Current Treatment

The management of migraine may be divided into three parts. First, the diagnosis, which rests on a careful clinical history and neurological examination.4 Second, after an explanation of what can and cannot be done, and particularly advice about lifestyle in the context of migraine as an episodic, probably ionopathic disorder. Third, physicians can offer preventive treatment to reduce the attack frequency and severity, or acute attack treatment for individual attacks.

6.16.5.1 Preventive Treatments for Migraine

The basis of considering preventive treatment from a medical viewpoint is a combination of acute attack frequency and attack tractability. Attacks that are unresponsive to abortive medications are easily considered for prevention, while simply treated attacks may be less obviously candidates for prevention. The other part of the equation relates to what is happening with time. If a patient diary shows a clear trend of an increasing frequency of attacks it is better to get in early with prevention than wait for the problem to become chronic.

A simple rule for frequency might be that for 1-2 headaches a month there is usually no need to start a preventive, for 3-4 it may be needed but not necessarily, and for 5 or more a month, prevention should definitely be on the agenda for discussion. Options available for treatment4 vary somewhat by country in the European Union and again compared to North America. The largest problem with preventives is not that there are none, but that they have fallen into migraine from other indications. They have disparate mechanisms of action and thus it is difficult to make too many

Table 3 Oral acute migraine treatments

Nonspecific treatments

Specific treatments

(often used with antiemetic/prokinetics, such as domperidone (10 mg) or metaclopramide (10 mg))

Aspirin (900 mg)

Acetaminophen (1000 mg)

NSAIDs

* Naproxen (500-1000 mg)

* Ibuprofen (400-800 mg)

* Tolfenamic acid (200 mg)

Ergot derivatives

* Ergotamine (1-2 mg) Triptans

* Sumatriptan (50 or 100 mg)

* Rizatriptan (10 mg)

* Zolmitriptan (2.5 or 5mg)

generic conclusions about migraine from its preventive treatments. Often the doses required to reduce headache frequency produce marked and intolerable side effects. While it is not absolutely clear how preventives work, it seems likely that they modify the brain sensitivity that underlies migraine.53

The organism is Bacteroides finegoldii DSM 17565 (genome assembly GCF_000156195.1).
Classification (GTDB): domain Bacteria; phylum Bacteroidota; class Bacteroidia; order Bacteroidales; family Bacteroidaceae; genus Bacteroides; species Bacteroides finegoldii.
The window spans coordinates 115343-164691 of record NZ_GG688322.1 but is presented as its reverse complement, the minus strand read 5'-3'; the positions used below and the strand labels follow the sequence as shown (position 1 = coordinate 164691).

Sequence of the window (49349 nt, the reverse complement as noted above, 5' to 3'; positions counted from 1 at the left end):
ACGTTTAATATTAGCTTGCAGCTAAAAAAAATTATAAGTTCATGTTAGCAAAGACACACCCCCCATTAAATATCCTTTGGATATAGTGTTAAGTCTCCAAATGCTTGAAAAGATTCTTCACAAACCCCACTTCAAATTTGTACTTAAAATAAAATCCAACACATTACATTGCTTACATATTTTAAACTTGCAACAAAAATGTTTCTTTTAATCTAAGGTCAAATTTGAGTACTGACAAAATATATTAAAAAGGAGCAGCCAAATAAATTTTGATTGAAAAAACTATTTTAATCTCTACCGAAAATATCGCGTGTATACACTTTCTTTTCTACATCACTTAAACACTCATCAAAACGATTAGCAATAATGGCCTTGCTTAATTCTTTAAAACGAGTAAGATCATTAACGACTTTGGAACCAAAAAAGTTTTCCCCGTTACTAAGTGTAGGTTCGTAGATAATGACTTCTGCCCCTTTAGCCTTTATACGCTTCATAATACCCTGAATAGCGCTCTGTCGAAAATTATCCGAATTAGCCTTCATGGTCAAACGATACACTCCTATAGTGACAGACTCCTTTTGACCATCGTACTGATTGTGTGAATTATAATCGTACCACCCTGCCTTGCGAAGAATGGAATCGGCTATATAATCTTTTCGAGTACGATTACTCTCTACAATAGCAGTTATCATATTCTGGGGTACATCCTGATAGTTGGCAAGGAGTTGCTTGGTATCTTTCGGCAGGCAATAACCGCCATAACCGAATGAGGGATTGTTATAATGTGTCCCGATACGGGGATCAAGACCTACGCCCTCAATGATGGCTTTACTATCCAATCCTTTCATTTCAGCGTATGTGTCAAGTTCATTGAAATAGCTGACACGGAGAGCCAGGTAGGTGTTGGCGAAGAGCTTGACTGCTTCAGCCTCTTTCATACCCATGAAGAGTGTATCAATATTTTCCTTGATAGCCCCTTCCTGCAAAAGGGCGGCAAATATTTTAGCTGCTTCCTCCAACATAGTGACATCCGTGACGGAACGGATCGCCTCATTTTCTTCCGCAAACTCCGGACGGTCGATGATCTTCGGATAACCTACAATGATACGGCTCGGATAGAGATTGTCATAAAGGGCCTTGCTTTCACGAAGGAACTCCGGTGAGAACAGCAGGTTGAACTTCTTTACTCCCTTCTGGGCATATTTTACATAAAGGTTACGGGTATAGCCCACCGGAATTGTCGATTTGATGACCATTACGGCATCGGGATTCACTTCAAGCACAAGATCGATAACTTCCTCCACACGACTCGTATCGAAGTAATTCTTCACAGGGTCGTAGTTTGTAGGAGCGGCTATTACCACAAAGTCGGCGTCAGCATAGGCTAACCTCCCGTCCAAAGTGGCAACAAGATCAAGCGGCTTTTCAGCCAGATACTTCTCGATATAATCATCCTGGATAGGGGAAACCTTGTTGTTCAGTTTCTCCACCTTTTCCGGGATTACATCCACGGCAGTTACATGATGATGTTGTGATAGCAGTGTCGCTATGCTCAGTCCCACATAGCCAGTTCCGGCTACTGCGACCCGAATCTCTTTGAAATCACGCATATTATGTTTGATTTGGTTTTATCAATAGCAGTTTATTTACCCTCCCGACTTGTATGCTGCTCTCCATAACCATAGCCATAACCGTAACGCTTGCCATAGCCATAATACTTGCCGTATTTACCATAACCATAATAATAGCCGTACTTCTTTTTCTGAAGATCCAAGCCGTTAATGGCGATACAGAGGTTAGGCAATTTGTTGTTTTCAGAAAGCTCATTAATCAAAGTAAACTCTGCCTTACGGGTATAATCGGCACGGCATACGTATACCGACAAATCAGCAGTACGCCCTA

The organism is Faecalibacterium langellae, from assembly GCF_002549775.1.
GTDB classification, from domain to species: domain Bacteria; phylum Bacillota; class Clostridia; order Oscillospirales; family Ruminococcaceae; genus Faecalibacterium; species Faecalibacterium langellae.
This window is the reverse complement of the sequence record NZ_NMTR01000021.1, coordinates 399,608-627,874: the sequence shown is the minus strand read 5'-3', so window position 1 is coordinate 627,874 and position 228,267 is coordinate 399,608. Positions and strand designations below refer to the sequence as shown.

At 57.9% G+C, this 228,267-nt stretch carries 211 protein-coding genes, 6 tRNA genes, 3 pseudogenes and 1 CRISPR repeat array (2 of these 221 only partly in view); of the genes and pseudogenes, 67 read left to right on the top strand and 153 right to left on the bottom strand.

6.16.5.2 Acute Attack Therapies for Migraine

Acute attack treatments for migraine can be usefully divided into disease nonspecific treatments - analgesics and NSAIDs - and relatively disease-specific treatments - ergot-related compounds and triptans (Table 3). It must be said at the outset that most acute attack medications seem to have a propensity to aggravate headache frequency and induce a state of refractory daily or near-daily headache - medication overuse headache. This propensity appears related to migraine biology. Codeine-containing compound analgesics are a particularly pernicious problem when available in over-the-counter preparations.

6.16.5.2.1 Treatment strategies

Given the array of options to control an acute attack of migraine, how does one start? The simplest approach to treatment has been described as stepped care. In this model all patients are treated, assuming no contraindications, with the simplest treatment, such as aspirin 1 900 mg or acetaminophen 2 1000 mg with an antiemetic. Aspirin is an effective strategy, has been proven so in double-blind controlled clinical trials, and is best used in its most soluble formulations. The alternative would be a strategy known as stratified care, by which the physician determines, or stratifies, treatment at the start based on likelihood of response to levels of care.54 An intermediate option may be described as stratified care by attack. The latter is what many headache authorities suggest and what patients often do when they have the options. Patients use simpler options for their less severe attacks, relying on more potent options when their attacks or circumstances demand them.

6.16.5.2.2 Nonspecific acute migraine attack treatments

Since simple drugs, such as aspirin 1 and acetaminophen 2 are inexpensive and can be very effective, they can be employed in many patients. Dosages should be adequate and the addition of domperidone 3 (10 mg p.o.)55 or metaclopramide 4 (10 mg p.o.)56 can be very helpful. NSAIDs can very useful when tolerated. Their success is often limited by inappropriate dosing, and adequate doses of naproxen 5 (500-1000 mg p.o. or p.r., with an antiemetic),57 ibuprofen 6 (400-800 mg p.o.),58 or tolfenamic acid (200 mg p.o.)59 can be extremely effective.

The Prevention and Treatment of Headaches

The Prevention and Treatment of Headaches

Are Constant Headaches Making Your Life Stressful? Discover Proven Methods For Eliminating Even The Most Powerful Of Headaches, It’s Easier Than You Think… Stop Chronic Migraine Pain and Tension Headaches From Destroying Your Life… Proven steps anyone can take to overcome even the worst chronic head pain…

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